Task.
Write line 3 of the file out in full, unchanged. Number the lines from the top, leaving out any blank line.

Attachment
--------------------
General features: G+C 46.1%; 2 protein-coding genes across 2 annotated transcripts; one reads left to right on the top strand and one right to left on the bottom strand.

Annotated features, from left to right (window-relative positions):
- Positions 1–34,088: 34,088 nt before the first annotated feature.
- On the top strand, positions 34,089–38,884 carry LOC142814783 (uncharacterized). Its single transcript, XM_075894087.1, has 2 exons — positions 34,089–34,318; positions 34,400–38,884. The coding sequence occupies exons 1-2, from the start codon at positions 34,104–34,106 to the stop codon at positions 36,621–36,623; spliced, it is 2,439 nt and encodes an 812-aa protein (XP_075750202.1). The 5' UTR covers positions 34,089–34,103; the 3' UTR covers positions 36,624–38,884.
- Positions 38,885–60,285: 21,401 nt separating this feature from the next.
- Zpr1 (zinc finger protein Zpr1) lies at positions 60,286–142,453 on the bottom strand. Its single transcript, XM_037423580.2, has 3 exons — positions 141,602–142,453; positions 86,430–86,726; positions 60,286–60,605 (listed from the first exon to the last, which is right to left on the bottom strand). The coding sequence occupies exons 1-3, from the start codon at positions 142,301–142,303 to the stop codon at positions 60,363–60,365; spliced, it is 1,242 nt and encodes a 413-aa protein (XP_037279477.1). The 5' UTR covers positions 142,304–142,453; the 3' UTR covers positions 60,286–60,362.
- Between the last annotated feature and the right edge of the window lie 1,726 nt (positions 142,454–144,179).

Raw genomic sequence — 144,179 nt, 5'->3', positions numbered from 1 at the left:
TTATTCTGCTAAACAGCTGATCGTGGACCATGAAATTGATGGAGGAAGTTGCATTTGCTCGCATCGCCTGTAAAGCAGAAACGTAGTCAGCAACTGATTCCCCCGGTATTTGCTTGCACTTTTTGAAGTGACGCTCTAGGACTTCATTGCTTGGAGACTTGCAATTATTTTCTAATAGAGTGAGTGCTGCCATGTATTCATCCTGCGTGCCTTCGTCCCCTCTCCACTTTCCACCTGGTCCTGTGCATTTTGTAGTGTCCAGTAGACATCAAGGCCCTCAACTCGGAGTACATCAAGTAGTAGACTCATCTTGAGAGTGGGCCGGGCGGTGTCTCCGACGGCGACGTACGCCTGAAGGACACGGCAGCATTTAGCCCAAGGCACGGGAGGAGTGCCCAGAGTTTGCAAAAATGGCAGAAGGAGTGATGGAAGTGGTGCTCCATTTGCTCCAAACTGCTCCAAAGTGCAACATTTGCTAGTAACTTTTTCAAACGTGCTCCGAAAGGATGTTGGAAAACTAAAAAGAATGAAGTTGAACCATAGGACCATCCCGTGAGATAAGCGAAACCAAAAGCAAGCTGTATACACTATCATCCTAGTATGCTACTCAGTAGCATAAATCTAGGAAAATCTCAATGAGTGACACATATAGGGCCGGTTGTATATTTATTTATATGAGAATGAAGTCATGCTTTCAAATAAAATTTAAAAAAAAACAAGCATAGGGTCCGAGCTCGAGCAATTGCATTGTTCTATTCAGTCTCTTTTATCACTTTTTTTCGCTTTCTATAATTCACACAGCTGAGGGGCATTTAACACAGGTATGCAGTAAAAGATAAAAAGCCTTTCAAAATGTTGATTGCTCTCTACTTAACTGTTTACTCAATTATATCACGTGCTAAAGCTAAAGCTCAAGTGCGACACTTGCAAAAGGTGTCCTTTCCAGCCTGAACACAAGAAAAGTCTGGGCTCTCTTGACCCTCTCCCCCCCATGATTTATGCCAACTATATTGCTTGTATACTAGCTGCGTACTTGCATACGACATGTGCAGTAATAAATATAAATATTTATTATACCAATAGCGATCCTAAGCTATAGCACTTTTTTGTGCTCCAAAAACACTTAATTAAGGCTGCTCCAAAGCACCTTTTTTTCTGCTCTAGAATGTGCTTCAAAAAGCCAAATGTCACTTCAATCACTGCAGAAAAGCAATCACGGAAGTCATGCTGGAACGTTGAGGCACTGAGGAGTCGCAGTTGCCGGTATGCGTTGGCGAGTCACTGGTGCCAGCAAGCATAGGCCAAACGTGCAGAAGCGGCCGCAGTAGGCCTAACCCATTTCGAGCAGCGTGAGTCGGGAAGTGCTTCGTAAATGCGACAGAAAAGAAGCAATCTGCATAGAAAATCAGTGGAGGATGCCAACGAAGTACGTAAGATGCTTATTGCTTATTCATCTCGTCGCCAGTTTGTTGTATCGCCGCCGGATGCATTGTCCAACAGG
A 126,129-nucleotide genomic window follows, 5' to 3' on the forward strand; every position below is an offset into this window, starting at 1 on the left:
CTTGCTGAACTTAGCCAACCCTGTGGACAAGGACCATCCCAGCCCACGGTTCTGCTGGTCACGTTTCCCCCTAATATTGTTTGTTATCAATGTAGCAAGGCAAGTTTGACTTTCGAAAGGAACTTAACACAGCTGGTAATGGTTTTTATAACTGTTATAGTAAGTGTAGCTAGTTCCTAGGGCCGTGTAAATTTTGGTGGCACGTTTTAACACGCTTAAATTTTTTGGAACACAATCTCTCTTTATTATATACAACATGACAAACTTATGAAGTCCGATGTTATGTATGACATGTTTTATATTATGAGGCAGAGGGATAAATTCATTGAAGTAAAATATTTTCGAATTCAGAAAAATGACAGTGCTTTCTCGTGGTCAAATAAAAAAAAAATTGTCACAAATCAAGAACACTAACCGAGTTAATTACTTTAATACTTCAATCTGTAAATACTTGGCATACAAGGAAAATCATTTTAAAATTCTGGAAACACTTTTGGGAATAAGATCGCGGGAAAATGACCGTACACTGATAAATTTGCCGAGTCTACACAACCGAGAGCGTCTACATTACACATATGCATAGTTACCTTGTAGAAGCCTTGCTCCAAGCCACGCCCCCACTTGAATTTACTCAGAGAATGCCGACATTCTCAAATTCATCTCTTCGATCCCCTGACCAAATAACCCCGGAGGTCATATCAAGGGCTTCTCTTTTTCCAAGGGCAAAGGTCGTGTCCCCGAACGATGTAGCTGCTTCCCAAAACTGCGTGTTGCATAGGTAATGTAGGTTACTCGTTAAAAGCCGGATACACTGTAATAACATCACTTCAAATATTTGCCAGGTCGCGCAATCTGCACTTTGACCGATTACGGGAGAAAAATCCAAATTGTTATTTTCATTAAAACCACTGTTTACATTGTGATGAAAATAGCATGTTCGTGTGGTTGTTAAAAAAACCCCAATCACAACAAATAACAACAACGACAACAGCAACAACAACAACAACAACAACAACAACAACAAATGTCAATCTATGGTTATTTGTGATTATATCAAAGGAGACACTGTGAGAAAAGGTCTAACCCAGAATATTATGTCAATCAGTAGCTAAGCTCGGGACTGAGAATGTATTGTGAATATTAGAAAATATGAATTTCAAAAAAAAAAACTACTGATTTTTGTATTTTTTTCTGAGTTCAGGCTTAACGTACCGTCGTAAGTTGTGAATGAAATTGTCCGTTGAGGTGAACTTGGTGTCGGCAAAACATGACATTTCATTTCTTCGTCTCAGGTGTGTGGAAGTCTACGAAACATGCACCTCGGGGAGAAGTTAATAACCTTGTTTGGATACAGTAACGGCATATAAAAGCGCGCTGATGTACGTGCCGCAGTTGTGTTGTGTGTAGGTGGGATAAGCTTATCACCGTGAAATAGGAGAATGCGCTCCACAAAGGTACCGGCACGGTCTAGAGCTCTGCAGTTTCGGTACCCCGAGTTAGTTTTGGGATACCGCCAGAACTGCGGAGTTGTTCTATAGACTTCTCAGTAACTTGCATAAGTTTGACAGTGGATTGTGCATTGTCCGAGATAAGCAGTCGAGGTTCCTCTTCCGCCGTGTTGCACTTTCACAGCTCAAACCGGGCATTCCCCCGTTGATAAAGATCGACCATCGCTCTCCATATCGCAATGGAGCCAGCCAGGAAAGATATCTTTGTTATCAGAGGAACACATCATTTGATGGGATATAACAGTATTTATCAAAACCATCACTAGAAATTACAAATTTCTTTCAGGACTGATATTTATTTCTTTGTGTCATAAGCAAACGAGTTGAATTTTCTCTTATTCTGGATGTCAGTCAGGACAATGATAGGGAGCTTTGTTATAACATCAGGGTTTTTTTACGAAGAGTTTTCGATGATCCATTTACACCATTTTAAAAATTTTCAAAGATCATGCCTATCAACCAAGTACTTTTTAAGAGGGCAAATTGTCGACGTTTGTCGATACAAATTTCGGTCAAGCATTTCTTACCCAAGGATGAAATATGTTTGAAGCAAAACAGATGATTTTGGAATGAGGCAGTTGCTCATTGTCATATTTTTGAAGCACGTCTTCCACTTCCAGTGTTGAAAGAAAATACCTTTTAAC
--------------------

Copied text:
- Positions 1–34,088: 34,088 nt before the first annotated feature.